We're less than a week out from WWDC. The conference really snuck up on me this year. I never even got around to updating my WWDC First Timer's Guide. Re-reading the guide from last year, I don't think I would've changed much anyway. If you're coming to WWDC for the first time this year, last year's post is probably worth a read, as are several other similar posts. For a somewhat less serious take, Mark Dalrymple's 2013 first timer's guide is a fun read.
For the first time in a long time, I really don't have a firm idea what to expect this year. The past several years, I've had a pretty solid notion about what was coming. I usually didn't know the fine details of what was coming, but I usually had a solid idea about the broad strokes. This year, I have some guesses and some wishes, but nothing I'm super confident about. I don't have any real idea about what we'll see in iOS 8 or in Mac OS X Eureka¹
While I don't know what is coming, I do know how many of the Apple engineers feel about what's coming out next week, and they seem to be pretty excited about it all this year. That's enough to make me excited and confident that it's going to be a good year for developers.
It's been a strange WWDC lead up this year for me for a number of reasons, not the least of which is that this will be the first year since before the iPhone came out that I don't have a ticket. I'm not upset about that - I actually didn't even put my name into the lottery - but it does change the nature of my anticipation somewhat. I will, of course, be in San Francisco for the week. Even without a ticket, it's still my favorite week of the year.
I am a little saddened that the new, larger MartianCraft will have such little representation inside the walls of Moscone West, though. We have 48 people between our employees and full-time contractors and the vast majority of our work is iOS and Mac software development of one form or another. Around twenty of our people attempted to get tickets, and only one person got one. From what I've seen from friends and acquaintances in the community, that ratio is not out of line with what others experienced. The breaking of my seven-year streak pales in comparison with some other people who didn't get tickets this year. In fact, most people I personally know in the community are going without tickets.
I've noodled a bit in the past about how Apple might "fix" WWDC. My general opposition to WWDC becoming a mega-conference like JavaOne remains unchanged. But… I can't help feeling that the need for Apple to do something becomes more imperative every year. As a matter of fact, I think we're past the point where that something should already have been done. Apple needs to accept that a single 5200 person conference and a few scattered tech talks every year or three just isn't meeting the needs of the community. A lottery makes it as fair as such a thing can be, but it's addressing a symptom, not the actual problem.
While the WWDC sessions and labs are awesome, the WWDC moments that have stuck with me have been the chance meetings. It's been the opportunity to meet people who created something I use or to talk with people who have done things I admire. It's been the chance to sit down in a seat next to somebody I didn't even know I wanted to know.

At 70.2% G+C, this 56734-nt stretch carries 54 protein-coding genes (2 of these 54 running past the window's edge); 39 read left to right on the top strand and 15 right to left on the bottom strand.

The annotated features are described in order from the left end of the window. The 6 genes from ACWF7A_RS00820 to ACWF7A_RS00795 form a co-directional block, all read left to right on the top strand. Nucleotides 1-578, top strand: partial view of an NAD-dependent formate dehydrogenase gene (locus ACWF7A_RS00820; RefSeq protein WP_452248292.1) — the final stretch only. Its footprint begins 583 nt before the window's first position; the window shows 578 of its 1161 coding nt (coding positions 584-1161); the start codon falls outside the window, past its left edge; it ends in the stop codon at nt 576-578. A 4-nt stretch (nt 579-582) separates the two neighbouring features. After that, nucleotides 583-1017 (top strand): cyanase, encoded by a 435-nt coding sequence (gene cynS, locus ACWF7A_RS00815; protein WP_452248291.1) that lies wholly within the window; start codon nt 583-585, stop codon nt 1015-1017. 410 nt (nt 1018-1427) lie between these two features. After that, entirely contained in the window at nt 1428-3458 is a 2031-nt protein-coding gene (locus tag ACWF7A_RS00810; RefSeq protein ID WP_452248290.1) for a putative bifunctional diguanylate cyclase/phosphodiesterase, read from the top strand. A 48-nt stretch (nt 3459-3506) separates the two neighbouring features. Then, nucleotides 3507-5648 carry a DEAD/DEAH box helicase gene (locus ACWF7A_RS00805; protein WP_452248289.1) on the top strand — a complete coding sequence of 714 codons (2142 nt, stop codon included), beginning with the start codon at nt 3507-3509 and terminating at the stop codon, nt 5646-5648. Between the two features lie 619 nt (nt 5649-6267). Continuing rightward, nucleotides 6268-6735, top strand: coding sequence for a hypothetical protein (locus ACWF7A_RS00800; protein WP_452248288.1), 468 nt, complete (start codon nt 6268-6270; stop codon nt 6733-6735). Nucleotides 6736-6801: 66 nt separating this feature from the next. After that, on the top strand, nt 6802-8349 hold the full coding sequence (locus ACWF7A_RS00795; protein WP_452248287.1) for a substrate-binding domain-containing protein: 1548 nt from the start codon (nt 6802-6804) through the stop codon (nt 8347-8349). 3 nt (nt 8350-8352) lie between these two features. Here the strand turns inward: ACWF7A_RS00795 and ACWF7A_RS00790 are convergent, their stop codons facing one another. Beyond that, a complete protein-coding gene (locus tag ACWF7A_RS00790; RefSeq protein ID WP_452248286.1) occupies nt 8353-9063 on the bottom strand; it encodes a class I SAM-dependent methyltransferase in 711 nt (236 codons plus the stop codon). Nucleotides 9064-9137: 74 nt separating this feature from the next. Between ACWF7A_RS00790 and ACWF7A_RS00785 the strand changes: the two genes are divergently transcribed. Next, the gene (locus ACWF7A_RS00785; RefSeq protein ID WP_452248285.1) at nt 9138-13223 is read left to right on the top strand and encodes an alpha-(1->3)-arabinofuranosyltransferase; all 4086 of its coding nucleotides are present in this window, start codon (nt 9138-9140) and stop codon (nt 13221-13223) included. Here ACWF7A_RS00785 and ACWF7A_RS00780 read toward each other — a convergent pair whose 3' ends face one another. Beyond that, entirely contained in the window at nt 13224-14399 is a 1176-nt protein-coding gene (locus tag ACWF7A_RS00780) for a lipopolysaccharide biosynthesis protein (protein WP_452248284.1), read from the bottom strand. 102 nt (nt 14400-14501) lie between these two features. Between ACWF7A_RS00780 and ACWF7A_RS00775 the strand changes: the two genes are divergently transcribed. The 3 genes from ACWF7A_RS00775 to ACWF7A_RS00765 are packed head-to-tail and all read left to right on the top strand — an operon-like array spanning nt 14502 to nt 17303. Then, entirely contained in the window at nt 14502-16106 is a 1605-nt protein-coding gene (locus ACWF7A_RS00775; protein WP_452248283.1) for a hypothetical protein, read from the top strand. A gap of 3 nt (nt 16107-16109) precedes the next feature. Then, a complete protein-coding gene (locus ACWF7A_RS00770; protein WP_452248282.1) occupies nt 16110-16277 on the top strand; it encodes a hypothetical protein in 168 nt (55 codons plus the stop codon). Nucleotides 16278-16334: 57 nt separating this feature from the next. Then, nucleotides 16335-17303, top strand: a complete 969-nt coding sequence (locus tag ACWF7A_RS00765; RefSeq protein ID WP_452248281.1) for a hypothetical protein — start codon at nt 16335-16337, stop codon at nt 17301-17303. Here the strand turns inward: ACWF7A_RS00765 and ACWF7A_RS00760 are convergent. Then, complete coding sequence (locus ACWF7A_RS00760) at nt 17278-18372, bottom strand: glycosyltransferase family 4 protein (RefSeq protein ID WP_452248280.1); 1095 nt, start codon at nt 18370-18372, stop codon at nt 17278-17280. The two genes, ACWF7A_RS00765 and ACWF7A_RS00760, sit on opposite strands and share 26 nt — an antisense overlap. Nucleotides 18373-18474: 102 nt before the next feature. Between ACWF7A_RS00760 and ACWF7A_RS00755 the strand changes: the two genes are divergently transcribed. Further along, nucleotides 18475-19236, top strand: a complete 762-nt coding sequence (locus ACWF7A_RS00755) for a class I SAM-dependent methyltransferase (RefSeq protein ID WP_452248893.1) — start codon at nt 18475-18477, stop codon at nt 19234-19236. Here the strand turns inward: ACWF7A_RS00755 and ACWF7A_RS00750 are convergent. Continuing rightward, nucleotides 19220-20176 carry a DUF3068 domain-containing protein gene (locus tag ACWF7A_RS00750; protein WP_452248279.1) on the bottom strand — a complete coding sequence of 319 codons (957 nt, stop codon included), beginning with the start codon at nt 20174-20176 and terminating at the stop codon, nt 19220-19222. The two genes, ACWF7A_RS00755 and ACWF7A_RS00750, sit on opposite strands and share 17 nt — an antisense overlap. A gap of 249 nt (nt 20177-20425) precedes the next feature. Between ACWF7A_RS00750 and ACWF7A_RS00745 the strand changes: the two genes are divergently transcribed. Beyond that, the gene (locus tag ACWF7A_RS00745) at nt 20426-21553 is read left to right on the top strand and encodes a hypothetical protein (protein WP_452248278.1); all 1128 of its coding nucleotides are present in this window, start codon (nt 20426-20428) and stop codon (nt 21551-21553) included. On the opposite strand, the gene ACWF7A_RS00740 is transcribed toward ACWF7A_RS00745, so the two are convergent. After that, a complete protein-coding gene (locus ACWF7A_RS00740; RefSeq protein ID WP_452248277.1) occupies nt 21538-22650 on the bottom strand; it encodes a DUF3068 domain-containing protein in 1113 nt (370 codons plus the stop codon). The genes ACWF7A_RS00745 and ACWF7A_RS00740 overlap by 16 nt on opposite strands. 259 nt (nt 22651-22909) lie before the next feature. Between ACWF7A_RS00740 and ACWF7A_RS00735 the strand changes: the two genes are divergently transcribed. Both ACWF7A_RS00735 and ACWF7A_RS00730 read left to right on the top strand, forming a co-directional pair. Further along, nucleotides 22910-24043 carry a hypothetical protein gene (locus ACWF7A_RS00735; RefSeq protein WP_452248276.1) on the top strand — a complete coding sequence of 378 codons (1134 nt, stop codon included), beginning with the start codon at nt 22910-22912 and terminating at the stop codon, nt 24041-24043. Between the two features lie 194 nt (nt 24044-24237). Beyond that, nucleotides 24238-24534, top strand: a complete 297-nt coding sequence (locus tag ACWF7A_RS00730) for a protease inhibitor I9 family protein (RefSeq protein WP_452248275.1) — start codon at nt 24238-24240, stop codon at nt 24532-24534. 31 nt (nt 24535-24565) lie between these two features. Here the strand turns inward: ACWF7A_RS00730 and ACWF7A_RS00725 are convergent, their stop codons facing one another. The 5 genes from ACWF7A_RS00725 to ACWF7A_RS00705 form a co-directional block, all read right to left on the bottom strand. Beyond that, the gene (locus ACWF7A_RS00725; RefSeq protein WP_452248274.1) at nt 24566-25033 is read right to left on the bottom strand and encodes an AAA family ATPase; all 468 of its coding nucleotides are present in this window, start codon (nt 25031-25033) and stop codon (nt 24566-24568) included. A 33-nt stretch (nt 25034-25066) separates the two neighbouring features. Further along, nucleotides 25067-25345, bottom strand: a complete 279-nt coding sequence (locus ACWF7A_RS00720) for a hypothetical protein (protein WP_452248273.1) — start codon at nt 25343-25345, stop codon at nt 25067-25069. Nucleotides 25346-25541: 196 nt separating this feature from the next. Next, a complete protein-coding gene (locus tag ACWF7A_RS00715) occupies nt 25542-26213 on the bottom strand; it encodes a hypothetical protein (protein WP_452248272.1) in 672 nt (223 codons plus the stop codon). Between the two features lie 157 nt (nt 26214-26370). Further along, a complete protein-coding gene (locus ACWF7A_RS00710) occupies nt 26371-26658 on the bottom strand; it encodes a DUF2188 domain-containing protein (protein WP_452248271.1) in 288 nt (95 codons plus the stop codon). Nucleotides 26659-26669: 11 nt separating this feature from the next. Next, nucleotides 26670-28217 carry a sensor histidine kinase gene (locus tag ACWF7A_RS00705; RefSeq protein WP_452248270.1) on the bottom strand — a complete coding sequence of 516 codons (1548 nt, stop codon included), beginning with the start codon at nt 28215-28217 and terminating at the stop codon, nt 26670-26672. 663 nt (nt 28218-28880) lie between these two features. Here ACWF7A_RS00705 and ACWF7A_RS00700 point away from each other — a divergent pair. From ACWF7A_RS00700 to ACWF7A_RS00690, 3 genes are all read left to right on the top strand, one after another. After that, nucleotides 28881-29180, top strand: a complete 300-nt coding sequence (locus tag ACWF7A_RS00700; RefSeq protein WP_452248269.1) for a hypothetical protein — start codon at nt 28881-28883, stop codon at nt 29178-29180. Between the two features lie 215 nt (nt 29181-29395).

It's the moments that have made me feel like I belong that stick with me and make me want to keep being part of all this. That's what WWDC has always been to me: the chance to connect and reconnect with the people in our community. Some of that has always happened outside Moscone West in the surrounding restaurants, bars, hotels, and even on the streets of San Francisco. Most it, however, used to happen inside the conference center. Even a lot of what happened in the surrounding areas happened because of connections originally made inside.
But that's no longer the case. It no longer can be the case as long as the conference stays the same size and the community grows.
The number of people who can attend WWDC has remained constant for over a decade, but the number of people coming into town for WWDC has risen steadily since 2008. We've now reached a point where the importance of the actual conference has been eclipsed by what's happening in the surrounding areas. WWDC sets the time for when we all come into town, but it has already stopped being the center of the universe for us that week.
That's not a good thing for Apple or for us. Apple should be at the center of the universe for its third party developers. Session videos and documentation become available online. Keynotes are streamed. You don't need to be in San Francisco to take advantage of any of those things.
But having so many of us in one city at the same time for a week is still important. Personal connections matter. Sharing food and drink and war stories helps create and maintain a sense of community and makes us feel like we belong to something. It allows our increasingly larger industry to keep some of the character that made it so special when it was small.
Hopefully, the fine folks at Apple realize that WWDC is not really sessions, labs, and boxed lunches.
WWDC is people. And because of that, I can't wait for next week.
P.S. We're doing MartianCraft shirts again this year, with pickup at the conference available as long as inventory hold out.
1 - I honestly have no idea what city they're going to pick for the next version of Mac OS X. I don't like the sound of "Mac OS X 10.10", so I randomly picked a city name from a Wikipedia list. If it actually turns out to be "Eureka"… well… in that case, let's just say I should've bought a lottery ticket instead of writing this post.